Rough-riding Theo

Caudal Regression Syndrome has not stopped Theo Church from becoming an athlete who thrives on the hardwood.



July 24, 2020 - 3:26 PM

Theo Church at Riverside Park before watching the AA Indians take on Yates Center last Thursday. Photo by Erick Mitchell / Iola Register

COLONY — Athletes come in all shapes and sizes — Theo Church is no different. 

Theo was born with Caudal Regression syndrome, a spinal disorder that impairs the development of the lower half of the body. Daily tasks can be hard, but ever since he was a baby, Theo has learned how to adapt. 

“He has been super healthy, and has just done things different,” his mother LeAnn said. “He has gotten along really well and adapted, and has gotten straight A’s always in school. It doesn’t hurt his learning, and he has always known a lot about sports — probably more than most.”

This summer, Theo has spent the majority of his time in various dugouts across Southeast Kansas as the A Iola Indians team manager. His brother, Trevor, is one of the key cogs in Iola’s pitching rotation. 

Theo loves sports, and relishes any chance to be around it. 

“Last year, whenever Trevor played traveling ball, I was always in the dugout,” Theo said. “Doing that last year just really made me want me to be in the dugout again this year.”

Theo’s father and assistant Indians coach, Travis Church, highlights that Theo is just like every other Indian in the dugout, and perhaps even more knowledgeable of the ins and outs of baseball. 

At the Indians tournament in Emporia on June 20, the rules stated no one other than the players and coaching personnel could be in the dugout. Worried if his son would be included, Indians head coach John Taylor confirmed to Travis that Theo counts as player/coach personnel.

“They like him there because he cares so much about the game,” Travis said. “They appreciate him there, and carry on a conversation about the game in there with him.”

Theo loves baseball, but it is hard for him to compete due to limited options in the area. The one time Theo did get to play in an organized fashion was at the Miracle League in Joplin. He didn’t enjoy it. 

“Nobody won,” Theo said. 

Still, Theo finds time to work on his game. He frequently plays catch with his brother and even attended the Royals Fantasy Camp last summer sponsored by Variety KC. A big Royals fan, Theo enjoyed his time improving his skills and hanging out with the players.

“I got to go to the small field at the Royals’ stadium, where they have certain events, and there were some players who I got to meet,” Theo said. “It was pretty fun.” 

Baseball is cool for Theo, but he channels his competitive instinct on the hardwood. Theo competes in the National Wheelchair Basketball Association for the Kansas City Kings, in honor of the city’s ex-professional franchise.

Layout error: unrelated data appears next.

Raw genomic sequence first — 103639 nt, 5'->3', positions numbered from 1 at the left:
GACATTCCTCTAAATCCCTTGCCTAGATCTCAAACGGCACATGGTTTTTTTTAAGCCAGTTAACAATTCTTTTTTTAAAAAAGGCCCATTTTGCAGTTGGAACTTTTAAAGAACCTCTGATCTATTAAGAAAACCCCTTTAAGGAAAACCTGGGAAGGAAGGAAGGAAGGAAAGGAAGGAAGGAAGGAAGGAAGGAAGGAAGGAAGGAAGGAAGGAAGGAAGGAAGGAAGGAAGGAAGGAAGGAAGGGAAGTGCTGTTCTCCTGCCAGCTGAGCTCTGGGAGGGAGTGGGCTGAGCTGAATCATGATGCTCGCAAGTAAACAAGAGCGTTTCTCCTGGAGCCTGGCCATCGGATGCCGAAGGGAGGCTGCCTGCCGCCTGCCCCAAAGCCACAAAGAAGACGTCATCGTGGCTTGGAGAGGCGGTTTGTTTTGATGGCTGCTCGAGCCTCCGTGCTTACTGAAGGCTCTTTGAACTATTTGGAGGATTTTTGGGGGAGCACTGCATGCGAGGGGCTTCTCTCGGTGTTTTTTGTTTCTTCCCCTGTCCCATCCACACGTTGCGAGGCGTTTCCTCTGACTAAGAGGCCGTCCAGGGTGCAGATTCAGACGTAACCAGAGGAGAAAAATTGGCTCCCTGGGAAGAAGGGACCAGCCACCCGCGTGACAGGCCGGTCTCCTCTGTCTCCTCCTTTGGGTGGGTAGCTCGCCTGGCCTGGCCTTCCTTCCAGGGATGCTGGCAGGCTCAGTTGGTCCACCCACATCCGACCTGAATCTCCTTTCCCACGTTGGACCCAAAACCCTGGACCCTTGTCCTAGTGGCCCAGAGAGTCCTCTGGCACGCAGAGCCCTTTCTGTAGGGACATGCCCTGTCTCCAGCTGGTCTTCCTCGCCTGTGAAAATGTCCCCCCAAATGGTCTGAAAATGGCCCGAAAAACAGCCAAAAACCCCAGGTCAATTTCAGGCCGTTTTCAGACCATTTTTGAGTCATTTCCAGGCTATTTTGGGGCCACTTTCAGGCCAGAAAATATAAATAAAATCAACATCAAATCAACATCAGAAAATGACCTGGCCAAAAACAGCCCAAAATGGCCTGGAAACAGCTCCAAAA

“They practice once a week, every Thursday night,” Travis said. “Usually we can’t make it every time because he will be working with the football or basketball team, but we try to make it at least every other week.”

The Kings practice at the Hy-Vee Arena in Kansas City, and are coming off an 11-15 season. The Kings qualified for nationals in Wichita after competing in cities across the Midwest. Theo and his family ventured to Rockford, Ill., Oklahoma City, along with Cedar Falls and Des Moines, Iowa. 

The Kings were the 13th seed in the prep division (ages 8-14) for the national tournament scheduled to take place from March 12-14. But like every other athlete across the world, Theo had his sporting event canceled due to COVID-19. 

Theo Church looks on from the dugout earlier this season. Photo by Erick Mitchell / Iola Register

LeAnn highlights that the car was packed and ready to go when they heard the news that nationals had been canceled. Theo was devastated.

“I was mad,” Theo said. “I don’t really think about it a lot right now because it is baseball season, but still.” 

On the court, Theo is a playmaking guard who looks to set screens to create the best possible shot for his teammates. In fact, Theo has been dubbed the “pick-man” for his well-set screens on defenders. 

“I put my wheels between the other person’s wheel that is trying to guard the man in the post on my team so they can get an open shot,” Theo said. 

Dribbling the basketball in wheelchair basketball has certain complications that the rules man knows best. 

“You dribble, and can do it any way. There is no double-dribble, but there is a travel. If you push twice on your wheels, you have to dribble, and if not then they call it a travel — but they don’t sometimes.”

Like regular basketball, wheelchair basketball is a contact sport. Although Theo may not be one of the larger kids on his team, he still ruffles some feathers when needed. 

“There is normally this one person from Nebraska who we try to ram every game because he is really good,” Theo said. 

On the court, Theo is known for his competitiveness. 

“He will get furious if the refs make a bad call, but then he eventually just moves on and goes on about the game,” LeAnn said.

Theo will have to wait his turn to get on the hardwood again until next winter. In the meantime, he has all the time in the world to improve his game. Star athletes bring publicity, but ballers like Theo remind us that anything is possible if you put your mind to it. 

“From a young age, he figured out how to do stuff and didn’t complain,” LeAnn said. “He just knew this is the way it is, and just makes the best of it and goes on.”


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